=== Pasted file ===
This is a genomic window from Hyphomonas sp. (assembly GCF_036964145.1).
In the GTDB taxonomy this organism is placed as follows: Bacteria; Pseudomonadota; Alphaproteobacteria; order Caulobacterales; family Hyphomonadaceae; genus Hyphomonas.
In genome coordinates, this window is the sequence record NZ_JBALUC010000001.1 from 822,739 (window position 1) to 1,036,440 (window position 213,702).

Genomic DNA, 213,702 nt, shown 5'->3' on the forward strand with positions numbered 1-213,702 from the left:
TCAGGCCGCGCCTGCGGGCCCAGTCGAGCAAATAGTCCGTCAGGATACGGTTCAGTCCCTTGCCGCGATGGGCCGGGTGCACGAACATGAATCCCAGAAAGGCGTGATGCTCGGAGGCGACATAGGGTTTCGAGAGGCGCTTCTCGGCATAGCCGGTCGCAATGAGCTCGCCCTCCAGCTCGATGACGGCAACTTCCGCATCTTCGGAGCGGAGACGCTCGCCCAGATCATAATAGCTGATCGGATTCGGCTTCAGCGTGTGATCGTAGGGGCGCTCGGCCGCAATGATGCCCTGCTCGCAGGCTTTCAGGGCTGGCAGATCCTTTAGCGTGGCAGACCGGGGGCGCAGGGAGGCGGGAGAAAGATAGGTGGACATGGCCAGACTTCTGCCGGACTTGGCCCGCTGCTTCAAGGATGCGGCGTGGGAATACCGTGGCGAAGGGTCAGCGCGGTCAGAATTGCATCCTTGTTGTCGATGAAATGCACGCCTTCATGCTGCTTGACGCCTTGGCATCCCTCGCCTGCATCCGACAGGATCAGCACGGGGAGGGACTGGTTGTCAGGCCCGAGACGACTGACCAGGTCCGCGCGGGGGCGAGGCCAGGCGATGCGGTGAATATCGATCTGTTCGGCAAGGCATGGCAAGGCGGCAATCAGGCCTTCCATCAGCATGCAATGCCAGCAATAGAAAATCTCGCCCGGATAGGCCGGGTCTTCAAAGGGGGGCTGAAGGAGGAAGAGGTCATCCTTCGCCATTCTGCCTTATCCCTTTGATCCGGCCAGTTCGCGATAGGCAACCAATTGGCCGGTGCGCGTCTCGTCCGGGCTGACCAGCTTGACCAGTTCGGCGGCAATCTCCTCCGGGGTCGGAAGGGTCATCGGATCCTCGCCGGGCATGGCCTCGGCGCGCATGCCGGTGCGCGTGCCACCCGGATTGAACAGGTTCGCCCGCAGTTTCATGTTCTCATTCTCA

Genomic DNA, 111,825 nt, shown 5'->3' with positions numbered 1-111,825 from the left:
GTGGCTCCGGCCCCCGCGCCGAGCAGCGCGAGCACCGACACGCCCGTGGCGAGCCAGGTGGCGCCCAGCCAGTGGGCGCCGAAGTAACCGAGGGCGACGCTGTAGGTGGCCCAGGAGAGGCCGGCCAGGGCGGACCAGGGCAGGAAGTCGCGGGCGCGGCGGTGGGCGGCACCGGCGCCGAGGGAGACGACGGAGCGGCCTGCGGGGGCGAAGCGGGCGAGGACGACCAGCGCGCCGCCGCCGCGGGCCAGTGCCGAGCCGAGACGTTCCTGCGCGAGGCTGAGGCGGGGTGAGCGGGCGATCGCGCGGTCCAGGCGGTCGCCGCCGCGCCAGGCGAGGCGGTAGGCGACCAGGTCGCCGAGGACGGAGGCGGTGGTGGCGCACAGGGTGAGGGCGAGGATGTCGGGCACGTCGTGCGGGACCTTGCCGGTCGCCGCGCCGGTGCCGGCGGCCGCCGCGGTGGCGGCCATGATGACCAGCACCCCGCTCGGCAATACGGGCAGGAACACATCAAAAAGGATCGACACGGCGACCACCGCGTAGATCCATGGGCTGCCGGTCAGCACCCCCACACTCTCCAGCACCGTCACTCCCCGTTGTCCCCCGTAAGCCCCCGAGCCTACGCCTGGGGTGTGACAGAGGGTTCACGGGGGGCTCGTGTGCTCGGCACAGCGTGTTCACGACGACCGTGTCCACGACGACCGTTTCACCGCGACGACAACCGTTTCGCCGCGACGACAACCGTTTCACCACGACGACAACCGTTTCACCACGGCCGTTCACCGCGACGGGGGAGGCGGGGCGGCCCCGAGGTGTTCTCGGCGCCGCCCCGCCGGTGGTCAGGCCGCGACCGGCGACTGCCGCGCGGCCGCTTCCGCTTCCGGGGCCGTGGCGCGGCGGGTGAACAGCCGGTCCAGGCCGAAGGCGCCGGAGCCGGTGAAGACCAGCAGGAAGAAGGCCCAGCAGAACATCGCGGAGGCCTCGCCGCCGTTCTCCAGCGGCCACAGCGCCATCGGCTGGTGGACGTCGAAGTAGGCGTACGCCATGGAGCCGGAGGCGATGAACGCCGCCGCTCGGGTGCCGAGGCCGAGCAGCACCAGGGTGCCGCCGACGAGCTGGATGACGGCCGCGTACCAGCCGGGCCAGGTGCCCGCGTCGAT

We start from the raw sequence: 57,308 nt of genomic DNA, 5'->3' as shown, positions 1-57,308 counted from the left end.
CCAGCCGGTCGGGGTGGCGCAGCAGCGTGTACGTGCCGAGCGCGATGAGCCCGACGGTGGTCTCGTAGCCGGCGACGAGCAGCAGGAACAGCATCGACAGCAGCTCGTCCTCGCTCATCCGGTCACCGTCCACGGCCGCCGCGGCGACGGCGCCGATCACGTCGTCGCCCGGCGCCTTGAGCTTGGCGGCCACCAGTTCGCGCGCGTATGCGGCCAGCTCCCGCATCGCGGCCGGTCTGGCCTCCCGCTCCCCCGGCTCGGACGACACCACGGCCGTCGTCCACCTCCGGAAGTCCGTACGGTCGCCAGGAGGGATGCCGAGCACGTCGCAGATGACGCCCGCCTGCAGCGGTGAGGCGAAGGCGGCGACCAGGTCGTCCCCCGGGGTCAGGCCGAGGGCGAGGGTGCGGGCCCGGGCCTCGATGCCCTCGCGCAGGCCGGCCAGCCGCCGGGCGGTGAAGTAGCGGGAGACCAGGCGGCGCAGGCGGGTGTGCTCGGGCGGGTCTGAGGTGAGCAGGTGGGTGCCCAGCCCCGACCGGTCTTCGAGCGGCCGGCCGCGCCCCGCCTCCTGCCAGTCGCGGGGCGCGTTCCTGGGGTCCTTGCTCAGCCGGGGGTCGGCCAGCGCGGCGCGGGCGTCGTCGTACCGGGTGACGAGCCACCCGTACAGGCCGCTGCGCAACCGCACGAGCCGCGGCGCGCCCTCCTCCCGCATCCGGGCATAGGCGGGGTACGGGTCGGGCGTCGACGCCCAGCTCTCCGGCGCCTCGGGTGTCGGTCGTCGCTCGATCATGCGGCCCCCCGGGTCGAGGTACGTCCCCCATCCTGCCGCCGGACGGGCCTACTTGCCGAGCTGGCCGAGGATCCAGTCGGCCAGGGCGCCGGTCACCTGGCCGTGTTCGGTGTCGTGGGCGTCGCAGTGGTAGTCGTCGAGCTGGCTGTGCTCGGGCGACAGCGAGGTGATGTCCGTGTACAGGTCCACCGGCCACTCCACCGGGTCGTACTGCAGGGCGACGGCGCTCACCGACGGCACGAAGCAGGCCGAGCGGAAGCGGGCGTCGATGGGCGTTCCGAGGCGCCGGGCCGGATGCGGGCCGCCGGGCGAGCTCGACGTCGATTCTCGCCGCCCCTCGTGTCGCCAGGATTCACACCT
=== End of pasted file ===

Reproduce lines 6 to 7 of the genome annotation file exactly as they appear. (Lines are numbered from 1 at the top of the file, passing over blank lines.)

Genomic DNA, 111,825 nt, shown 5'->3' with positions numbered 1-111,825 from the left:
GTGGCTCCGGCCCCCGCGCCGAGCAGCGCGAGCACCGACACGCCCGTGGCGAGCCAGGTGGCGCCCAGCCAGTGGGCGCCGAAGTAACCGAGGGCGACGCTGTAGGTGGCCCAGGAGAGGCCGGCCAGGGCGGACCAGGGCAGGAAGTCGCGGGCGCGGCGGTGGGCGGCACCGGCGCCGAGGGAGACGACGGAGCGGCCTGCGGGGGCGAAGCGGGCGAGGACGACCAGCGCGCCGCCGCCGCGGGCCAGTGCCGAGCCGAGACGTTCCTGCGCGAGGCTGAGGCGGGGTGAGCGGGCGATCGCGCGGTCCAGGCGGTCGCCGCCGCGCCAGGCGAGGCGGTAGGCGACCAGGTCGCCGAGGACGGAGGCGGTGGTGGCGCACAGGGTGAGGGCGAGGATGTCGGGCACGTCGTGCGGGACCTTGCCGGTCGCCGCGCCGGTGCCGGCGGCCGCCGCGGTGGCGGCCATGATGACCAGCACCCCGCTCGGCAATACGGGCAGGAACACATCAAAAAGGATCGACACGGCGACCACCGCGTAGATCCATGGGCTGCCGGTCAGCACCCCCACACTCTCCAGCACCGTCACTCCCCGTTGTCCCCCGTAAGCCCCCGAGCCTACGCCTGGGGTGTGACAGAGGGTTCACGGGGGGCTCGTGTGCTCGGCACAGCGTGTTCACGACGACCGTGTCCACGACGACCGTTTCACCGCGACGACAACCGTTTCGCCGCGACGACAACCGTTTCACCACGACGACAACCGTTTCACCACGGCCGTTCACCGCGACGGGGGAGGCGGGGCGGCCCCGAGGTGTTCTCGGCGCCGCCCCGCCGGTGGTCAGGCCGCGACCGGCGACTGCCGCGCGGCCGCTTCCGCTTCCGGGGCCGTGGCGCGGCGGGTGAACAGCCGGTCCAGGCCGAAGGCGCCGGAGCCGGTGAAGACCAGCAGGAAGAAGGCCCAGCAGAACATCGCGGAGGCCTCGCCGCCGTTCTCCAGCGGCCACAGCGCCATCGGCTGGTGGACGTCGAAGTAGGCGTACGCCATGGAGCCGGAGGCGATGAACGCCGCCGCTCGGGTGCCGAGGCCGAGCAGCACCAGGGTGCCGCCGACGAGCTGGATGACGGCCGCGTACCAGCCGGGCCAGGTGCCCGCGTCGAT